How do I manage content variants in DITA?

Managing content variants in DITA involves handling different versions or variations of content within your documentation. This is crucial for providing tailored information to diverse audiences, addressing product versions, or offering content in multiple languages. DITA offers mechanisms like conditional processing, keys, and profiling to manage content variants efficiently.

Managing content variants in DITA is essential to create documentation that caters to different audiences, product versions, languages, or other specific needs. The core DITA functions for managing content variants are:

  • Conditional Processing: DITA allows conditionally including or excluding content based on specified criteria. This is useful for creating variant documents for different user segments. For example, conditional tags can be used to include content specific to beginners, intermediates, or experts in a user guide.
  • Keys and Key References: DITA keys and key references provide a way to dynamically retrieve and display content based on key values. This is valuable for content that varies depending on factors like product versions or language preferences. Keys can be assigned values in maps or topics, and key references retrieve content matching these values.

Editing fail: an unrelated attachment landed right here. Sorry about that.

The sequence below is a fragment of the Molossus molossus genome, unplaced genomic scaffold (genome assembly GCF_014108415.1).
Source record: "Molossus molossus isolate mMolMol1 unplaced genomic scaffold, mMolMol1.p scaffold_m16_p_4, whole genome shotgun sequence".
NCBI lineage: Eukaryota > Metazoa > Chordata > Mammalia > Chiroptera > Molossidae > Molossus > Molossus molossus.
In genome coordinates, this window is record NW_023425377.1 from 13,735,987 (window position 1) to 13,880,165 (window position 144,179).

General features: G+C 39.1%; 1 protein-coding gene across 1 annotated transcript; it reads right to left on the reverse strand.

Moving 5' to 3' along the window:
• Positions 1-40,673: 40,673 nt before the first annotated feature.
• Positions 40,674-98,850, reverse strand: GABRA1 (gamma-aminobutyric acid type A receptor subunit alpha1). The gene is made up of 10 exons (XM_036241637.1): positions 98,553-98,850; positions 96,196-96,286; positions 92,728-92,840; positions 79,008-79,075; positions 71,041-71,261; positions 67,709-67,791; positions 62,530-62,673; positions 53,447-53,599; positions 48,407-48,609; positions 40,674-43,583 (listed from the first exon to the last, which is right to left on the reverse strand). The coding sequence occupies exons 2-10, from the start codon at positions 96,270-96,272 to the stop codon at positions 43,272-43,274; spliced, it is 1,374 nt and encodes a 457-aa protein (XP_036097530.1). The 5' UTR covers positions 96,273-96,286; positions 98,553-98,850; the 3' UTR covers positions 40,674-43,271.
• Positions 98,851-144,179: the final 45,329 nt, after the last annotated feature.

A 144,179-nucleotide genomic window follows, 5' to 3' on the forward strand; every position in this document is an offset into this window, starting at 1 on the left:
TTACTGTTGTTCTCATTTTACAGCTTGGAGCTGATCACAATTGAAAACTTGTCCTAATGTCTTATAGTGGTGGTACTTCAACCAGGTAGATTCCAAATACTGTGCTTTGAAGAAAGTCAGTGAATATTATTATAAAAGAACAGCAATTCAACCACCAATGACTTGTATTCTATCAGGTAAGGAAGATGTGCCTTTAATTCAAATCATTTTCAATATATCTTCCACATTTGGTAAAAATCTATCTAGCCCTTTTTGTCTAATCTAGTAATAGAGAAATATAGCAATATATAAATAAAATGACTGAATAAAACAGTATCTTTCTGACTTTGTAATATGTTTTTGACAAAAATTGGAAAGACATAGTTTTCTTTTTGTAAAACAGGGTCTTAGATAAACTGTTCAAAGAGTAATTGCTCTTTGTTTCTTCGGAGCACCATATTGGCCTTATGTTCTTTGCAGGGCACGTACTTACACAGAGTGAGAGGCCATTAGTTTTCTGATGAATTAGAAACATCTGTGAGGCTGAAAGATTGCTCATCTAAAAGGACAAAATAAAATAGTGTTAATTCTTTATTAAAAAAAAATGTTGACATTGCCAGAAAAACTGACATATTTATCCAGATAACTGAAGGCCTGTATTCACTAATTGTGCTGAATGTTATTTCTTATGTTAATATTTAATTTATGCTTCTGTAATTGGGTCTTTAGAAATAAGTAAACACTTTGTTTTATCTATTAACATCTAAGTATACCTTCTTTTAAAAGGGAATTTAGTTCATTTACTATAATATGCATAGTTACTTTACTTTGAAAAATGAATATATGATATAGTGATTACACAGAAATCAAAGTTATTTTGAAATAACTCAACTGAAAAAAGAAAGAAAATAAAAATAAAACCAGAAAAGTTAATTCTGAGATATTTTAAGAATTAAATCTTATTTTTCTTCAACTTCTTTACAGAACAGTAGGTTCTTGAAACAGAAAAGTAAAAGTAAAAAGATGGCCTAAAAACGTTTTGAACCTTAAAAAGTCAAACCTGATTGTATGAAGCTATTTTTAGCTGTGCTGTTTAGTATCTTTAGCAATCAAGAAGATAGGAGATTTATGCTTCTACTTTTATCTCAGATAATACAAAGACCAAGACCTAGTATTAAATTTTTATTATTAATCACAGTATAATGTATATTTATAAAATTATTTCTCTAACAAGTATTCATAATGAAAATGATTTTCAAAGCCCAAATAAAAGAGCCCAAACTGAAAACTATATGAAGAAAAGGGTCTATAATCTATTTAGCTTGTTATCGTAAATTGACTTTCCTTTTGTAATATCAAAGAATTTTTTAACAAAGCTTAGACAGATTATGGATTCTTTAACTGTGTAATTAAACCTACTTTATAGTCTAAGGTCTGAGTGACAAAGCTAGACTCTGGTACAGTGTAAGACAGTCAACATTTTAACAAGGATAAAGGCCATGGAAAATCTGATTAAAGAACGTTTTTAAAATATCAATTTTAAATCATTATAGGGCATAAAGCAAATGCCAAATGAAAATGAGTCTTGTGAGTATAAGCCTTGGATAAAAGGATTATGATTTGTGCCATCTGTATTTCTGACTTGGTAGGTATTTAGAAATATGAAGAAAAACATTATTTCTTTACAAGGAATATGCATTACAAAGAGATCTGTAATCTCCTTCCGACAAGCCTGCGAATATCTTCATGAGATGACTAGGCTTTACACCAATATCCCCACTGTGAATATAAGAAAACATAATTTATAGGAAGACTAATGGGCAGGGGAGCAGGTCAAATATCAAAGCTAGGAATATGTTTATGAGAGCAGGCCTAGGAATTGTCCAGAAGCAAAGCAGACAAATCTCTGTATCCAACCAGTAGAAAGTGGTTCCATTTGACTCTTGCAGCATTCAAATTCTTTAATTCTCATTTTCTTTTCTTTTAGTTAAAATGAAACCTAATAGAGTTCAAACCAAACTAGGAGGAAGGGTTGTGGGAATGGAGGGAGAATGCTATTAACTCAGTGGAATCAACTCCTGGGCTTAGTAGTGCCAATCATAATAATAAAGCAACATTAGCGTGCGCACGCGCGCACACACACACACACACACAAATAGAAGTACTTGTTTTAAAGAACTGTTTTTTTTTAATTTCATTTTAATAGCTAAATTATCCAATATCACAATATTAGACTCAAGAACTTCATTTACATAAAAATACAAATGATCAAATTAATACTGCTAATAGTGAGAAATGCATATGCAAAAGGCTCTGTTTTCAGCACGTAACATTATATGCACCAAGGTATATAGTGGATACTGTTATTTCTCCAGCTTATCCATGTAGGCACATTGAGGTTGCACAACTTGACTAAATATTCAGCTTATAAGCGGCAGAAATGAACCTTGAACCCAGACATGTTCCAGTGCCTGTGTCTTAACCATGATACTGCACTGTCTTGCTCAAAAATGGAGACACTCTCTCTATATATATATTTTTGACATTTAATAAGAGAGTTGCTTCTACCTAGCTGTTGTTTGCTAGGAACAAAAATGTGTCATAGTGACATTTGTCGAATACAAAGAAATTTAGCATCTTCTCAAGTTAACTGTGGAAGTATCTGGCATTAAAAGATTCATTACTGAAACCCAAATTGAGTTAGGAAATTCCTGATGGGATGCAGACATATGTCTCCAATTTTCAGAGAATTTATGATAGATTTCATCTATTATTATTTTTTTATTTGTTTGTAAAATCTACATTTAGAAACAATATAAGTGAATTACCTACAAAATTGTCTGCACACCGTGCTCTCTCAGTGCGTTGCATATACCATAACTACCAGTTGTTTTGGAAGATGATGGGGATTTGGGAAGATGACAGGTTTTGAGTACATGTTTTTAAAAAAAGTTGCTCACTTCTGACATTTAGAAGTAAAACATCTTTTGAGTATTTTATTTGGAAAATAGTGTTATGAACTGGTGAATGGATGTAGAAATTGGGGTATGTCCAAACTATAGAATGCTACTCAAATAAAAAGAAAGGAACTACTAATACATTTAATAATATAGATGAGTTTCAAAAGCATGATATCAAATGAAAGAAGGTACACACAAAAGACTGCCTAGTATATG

• Profiling: Profiling involves tagging content with attributes to categorize it. This can be used to distinguish content meant for different purposes or audiences. For example, content may be profiled as “beginner,” “intermediate,” or “advanced” and then included or excluded accordingly.
  • DITAVAL Files: DITAVAL files are used to define conditions and criteria for conditional processing. They specify which content variants should be included or excluded during publishing or transformation. DITAVAL files provide a structured way to manage content variations.


This example software user guide needs to provide instructions for three different versions of the software (Version A, Version B, and Version C). Additionally, there are two user segments: beginners and advanced users. Here’s how content variants can be managed:

  • Conditional Processing: Using conditional tags, sections are marked as relevant to Version A, Version B, or Version C. For instance, content tagged with <product-version product=”A”> is intended for users of Version A.
  • Keys and Key References: Keys like software-version are created and assigned values like “A,” “B,” or “C” in the map or topic references. Then, in the content, key references like <conkeyref keyref=”software-version”/> are used to pull in the appropriate content based on the software version specified in the map.
  • Profiling: Profile content with attributes such as audience=”beginner” or audience=”advanced”. This allows inclusion or exclusion of content segments in the output based on the user’s expertise level.